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Miscellaneous: Practical Physiology
                        MISCELLANEOUS.                      183

will be his duty to move on in advance of the struggling masses
of men, and guide them to new stages of advancement. He will
dedicate himself and his powers, not so much to my Church, or
my race, as to truth and righteousness; because wisdom--true
wisdom-will teach him that the Church is but an agency for
good, and that the race, so-called, is only an accident of clime,
or of variation of descent; but that truth is the eternal fortress of
the just, while righteousness is the crown and vesture of the
sons of God.
   These enlightened, strong, and far-seeing men, will be our
chief defense against the wiles of the ambitious, self-seeking
demagogue; against the mischievous and weakening influence
of the ranting hypocrite and the senseless fanatic. They will
help us in the process of sifting our heterogeneous multitude,
that we may reach, at last, a just distribution of our forces and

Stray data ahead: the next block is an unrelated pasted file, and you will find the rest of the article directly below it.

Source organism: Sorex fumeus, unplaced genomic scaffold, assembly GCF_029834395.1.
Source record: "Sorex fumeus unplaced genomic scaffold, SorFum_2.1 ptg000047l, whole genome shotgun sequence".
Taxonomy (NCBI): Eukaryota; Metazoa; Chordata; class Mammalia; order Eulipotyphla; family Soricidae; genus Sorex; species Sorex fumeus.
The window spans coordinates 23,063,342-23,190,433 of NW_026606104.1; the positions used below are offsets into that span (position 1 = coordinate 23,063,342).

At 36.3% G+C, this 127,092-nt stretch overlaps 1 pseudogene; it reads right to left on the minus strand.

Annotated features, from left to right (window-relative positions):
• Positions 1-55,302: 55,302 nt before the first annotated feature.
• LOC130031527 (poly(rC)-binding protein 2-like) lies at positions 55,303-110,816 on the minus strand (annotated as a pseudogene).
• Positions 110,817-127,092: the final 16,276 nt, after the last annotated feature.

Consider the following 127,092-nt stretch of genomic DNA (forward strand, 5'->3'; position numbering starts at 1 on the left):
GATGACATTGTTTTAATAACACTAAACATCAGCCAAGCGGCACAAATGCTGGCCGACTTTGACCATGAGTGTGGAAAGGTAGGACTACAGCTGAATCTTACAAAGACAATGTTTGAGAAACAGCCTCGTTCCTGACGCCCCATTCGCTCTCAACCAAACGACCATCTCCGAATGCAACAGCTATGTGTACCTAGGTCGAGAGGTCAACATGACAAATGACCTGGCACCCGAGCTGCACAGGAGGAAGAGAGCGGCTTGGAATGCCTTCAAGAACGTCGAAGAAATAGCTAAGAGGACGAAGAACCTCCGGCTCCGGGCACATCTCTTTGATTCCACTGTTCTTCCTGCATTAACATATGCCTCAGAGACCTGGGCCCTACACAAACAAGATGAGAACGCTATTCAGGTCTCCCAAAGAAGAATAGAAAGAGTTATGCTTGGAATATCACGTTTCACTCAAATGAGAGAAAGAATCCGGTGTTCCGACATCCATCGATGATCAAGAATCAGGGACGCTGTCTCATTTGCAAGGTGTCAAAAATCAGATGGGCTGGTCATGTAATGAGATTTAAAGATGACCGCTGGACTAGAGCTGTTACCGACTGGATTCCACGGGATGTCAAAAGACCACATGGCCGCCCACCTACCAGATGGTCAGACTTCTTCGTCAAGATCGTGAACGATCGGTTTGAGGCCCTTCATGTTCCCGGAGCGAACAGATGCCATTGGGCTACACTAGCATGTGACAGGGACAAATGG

talents according to fitness and adaptation.  The farmer to his
plow, the blacksmith to his forge, the teacher to his schoolroom,
the mechanic and artist to their respective vocations; and those
who are fitted for rulers, by superior endowments of mind, and
superior devotion to the public good, will receive credentials of
authority to sit in Moses' seat and guide the affairs of a people
trusting in God, to the highest possible destiny.



                   PRACTICAL PHYSIOLOGY.

                      BY HALLE T. DILLON,

Resident Physician Tuskegee Normal and Industrial School.
--Address delivered before the Alabama State Teachers' Association.

  LADIES AND GENTLEMEN:--In accepting the invitation to speak
before you on some subject that would be of practical benefit to
all of us, I have concluded, after revolving many topics in my
mind, to bring before you a question of grave and vital issue, a
question which concerns the weal or woe of the race to which
we belong.
  The alarming popular belief regarding the perpetuity of our
race in this country has caused me to select this subject of Prac-
tical Physiology. It is necessary, however, before entering into
a discussion of the question, that I bring before you certain data
or existing conditions which surround the life and home of our
people, in order that you may have a better and more compre-
hensive grasp of the subject. I need hardly emphasize the fact
that it is from the consideration of physiology, in its practical
aspects, that we can ever hope to remedy our present unsatis-

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African Methodist Episcopal Church Review, Vol. 09, Num. 2

Miscellaneous: Practical Physiology


Volume:  09
Issue Number:  02
Page Number:  183
Date:  10/01/1892


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